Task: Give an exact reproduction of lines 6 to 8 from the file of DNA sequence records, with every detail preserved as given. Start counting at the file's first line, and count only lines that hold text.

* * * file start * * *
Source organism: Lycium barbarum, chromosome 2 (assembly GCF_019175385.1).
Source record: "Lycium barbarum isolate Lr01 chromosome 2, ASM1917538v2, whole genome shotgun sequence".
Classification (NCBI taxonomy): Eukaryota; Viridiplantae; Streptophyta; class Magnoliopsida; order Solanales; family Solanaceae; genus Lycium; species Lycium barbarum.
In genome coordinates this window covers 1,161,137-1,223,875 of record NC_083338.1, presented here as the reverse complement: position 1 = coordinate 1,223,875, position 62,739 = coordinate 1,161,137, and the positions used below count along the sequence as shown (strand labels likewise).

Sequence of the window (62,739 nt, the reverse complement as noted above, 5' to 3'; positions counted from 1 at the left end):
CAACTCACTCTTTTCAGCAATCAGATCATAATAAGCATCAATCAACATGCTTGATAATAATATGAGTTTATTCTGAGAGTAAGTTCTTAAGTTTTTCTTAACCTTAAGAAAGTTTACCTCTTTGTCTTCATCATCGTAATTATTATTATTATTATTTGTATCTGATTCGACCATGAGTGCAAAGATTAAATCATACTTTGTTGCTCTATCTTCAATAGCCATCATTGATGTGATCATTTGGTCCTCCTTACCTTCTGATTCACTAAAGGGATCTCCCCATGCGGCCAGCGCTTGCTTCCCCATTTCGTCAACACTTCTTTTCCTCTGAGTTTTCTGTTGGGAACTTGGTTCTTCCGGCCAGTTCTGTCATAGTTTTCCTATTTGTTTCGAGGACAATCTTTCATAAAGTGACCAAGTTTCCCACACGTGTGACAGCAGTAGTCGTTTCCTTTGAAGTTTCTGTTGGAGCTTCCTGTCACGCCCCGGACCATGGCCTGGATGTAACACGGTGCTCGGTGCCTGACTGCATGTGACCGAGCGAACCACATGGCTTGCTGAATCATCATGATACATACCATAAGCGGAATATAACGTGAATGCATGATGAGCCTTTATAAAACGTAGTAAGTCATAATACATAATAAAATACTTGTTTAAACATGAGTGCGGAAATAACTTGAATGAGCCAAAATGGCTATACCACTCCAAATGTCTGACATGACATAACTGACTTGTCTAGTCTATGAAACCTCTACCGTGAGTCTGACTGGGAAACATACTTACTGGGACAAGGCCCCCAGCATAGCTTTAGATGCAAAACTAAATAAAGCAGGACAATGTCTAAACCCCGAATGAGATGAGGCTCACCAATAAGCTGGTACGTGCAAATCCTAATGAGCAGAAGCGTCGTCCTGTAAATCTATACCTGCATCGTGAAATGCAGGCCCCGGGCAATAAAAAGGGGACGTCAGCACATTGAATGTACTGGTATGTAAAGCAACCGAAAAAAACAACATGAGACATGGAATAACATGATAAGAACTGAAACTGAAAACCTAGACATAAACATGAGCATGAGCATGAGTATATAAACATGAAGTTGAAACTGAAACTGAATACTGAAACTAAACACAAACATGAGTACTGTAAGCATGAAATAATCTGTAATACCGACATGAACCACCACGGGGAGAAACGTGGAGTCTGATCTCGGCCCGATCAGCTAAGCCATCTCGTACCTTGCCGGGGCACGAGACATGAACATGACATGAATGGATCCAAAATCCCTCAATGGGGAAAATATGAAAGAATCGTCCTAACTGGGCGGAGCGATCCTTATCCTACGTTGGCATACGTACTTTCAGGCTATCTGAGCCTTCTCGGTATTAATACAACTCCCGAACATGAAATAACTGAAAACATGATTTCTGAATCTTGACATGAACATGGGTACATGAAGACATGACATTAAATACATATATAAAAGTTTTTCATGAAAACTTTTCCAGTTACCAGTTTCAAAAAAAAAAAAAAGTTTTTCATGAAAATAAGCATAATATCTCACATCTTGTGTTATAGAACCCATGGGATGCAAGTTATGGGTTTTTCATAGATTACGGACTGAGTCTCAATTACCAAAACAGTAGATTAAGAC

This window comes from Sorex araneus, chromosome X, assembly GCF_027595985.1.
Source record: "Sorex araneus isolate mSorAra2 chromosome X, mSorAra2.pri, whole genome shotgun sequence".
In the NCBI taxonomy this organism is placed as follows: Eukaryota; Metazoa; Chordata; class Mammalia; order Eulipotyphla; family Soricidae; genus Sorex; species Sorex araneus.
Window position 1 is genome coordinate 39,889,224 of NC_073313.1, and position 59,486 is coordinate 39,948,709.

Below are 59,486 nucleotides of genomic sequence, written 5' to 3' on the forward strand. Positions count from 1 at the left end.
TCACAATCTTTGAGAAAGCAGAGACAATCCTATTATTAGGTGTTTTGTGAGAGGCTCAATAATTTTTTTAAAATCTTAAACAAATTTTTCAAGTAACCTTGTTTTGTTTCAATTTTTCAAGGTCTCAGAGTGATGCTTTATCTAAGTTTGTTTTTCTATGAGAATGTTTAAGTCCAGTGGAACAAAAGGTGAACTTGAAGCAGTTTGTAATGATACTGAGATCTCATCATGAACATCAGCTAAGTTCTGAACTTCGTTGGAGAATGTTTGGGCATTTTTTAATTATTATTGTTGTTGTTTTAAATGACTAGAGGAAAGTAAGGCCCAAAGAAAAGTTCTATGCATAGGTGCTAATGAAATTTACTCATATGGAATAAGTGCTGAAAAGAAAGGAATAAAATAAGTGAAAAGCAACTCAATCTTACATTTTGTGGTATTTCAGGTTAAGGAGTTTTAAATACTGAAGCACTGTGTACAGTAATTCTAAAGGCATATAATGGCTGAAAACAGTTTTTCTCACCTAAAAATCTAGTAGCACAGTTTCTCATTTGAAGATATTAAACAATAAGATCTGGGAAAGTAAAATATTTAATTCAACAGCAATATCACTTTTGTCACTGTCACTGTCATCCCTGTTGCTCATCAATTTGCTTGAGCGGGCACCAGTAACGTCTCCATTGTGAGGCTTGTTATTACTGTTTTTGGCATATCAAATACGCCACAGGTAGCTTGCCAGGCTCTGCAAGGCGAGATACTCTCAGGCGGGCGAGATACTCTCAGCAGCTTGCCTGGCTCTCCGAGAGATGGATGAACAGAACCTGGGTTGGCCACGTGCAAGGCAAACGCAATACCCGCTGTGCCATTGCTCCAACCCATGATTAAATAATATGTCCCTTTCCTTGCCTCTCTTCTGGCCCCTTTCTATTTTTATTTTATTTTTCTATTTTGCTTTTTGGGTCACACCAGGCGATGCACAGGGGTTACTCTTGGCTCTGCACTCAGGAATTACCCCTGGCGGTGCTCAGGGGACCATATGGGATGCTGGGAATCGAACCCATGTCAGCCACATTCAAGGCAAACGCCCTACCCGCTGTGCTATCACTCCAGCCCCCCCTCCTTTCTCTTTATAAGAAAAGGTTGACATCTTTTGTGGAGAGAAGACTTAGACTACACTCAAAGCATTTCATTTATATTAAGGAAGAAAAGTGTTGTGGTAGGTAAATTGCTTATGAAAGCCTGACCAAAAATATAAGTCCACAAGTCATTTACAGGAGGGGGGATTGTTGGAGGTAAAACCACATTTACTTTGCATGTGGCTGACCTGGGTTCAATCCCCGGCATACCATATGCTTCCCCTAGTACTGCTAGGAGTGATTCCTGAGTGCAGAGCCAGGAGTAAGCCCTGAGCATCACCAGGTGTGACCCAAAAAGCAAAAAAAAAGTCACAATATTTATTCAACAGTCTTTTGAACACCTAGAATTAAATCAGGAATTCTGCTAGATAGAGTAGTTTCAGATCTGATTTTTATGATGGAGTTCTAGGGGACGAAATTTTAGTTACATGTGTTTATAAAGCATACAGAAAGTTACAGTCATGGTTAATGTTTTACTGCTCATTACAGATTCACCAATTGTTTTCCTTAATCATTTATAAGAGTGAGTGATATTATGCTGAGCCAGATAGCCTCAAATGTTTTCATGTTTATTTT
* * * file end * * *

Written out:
CAACTCACTCTTTTCAGCAATCAGATCATAATAAGCATCAATCAACATGCTTGATAATAATATGAGTTTATTCTGAGAGTAAGTTCTTAAGTTTTTCTTAACCTTAAGAAAGTTTACCTCTTTGTCTTCATCATCGTAATTATTATTATTATTATTTGTATCTGATTCGACCATGAGTGCAAAGATTAAATCATACTTTGTTGCTCTATCTTCAATAGCCATCATTGATGTGATCATTTGGTCCTCCTTACCTTCTGATTCACTAAAGGGATCTCCCCATGCGGCCAGCGCTTGCTTCCCCATTTCGTCAACACTTCTTTTCCTCTGAGTTTTCTGTTGGGAACTTGGTTCTTCCGGCCAGTTCTGTCATAGTTTTCCTATTTGTTTCGAGGACAATCTTTCATAAAGTGACCAAGTTTCCCACACGTGTGACAGCAGTAGTCGTTTCCTTTGAAGTTTCTGTTGGAGCTTCCTGTCACGCCCCGGACCATGGCCTGGATGTAACACGGTGCTCGGTGCCTGACTGCATGTGACCGAGCGAACCACATGGCTTGCTGAATCATCATGATACATACCATAAGCGGAATATAACGTGAATGCATGATGAGCCTTTATAAAACGTAGTAAGTCATAATACATAATAAAATACTTGTTTAAACATGAGTGCGGAAATAACTTGAATGAGCCAAAATGGCTATACCACTCCAAATGTCTGACATGACATAACTGACTTGTCTAGTCTATGAAACCTCTACCGTGAGTCTGACTGGGAAACATACTTACTGGGACAAGGCCCCCAGCATAGCTTTAGATGCAAAACTAAATAAAGCAGGACAATGTCTAAACCCCGAATGAGATGAGGCTCACCAATAAGCTGGTACGTGCAAATCCTAATGAGCAGAAGCGTCGTCCTGTAAATCTATACCTGCATCGTGAAATGCAGGCCCCGGGCAATAAAAAGGGGACGTCAGCACATTGAATGTACTGGTATGTAAAGCAACCGAAAAAAACAACATGAGACATGGAATAACATGATAAGAACTGAAACTGAAAACCTAGACATAAACATGAGCATGAGCATGAGTATATAAACATGAAGTTGAAACTGAAACTGAATACTGAAACTAAACACAAACATGAGTACTGTAAGCATGAAATAATCTGTAATACCGACATGAACCACCACGGGGAGAAACGTGGAGTCTGATCTCGGCCCGATCAGCTAAGCCATCTCGTACCTTGCCGGGGCACGAGACATGAACATGACATGAATGGATCCAAAATCCCTCAATGGGGAAAATATGAAAGAATCGTCCTAACTGGGCGGAGCGATCCTTATCCTACGTTGGCATACGTACTTTCAGGCTATCTGAGCCTTCTCGGTATTAATACAACTCCCGAACATGAAATAACTGAAAACATGATTTCTGAATCTTGACATGAACATGGGTACATGAAGACATGACATTAAATACATATATAAAAGTTTTTCATGAAAACTTTTCCAGTTACCAGTTTCAAAAAAAAAAAAAAGTTTTTCATGAAAATAAGCATAATATCTCACATCTTGTGTTATAGAACCCATGGGATGCAAGTTATGGGTTTTTCATAGATTACGGACTGAGTCTCAATTACCAAAACAGTAGATTAAGAC

This window comes from Sorex araneus, chromosome X, assembly GCF_027595985.1.
Source record: "Sorex araneus isolate mSorAra2 chromosome X, mSorAra2.pri, whole genome shotgun sequence".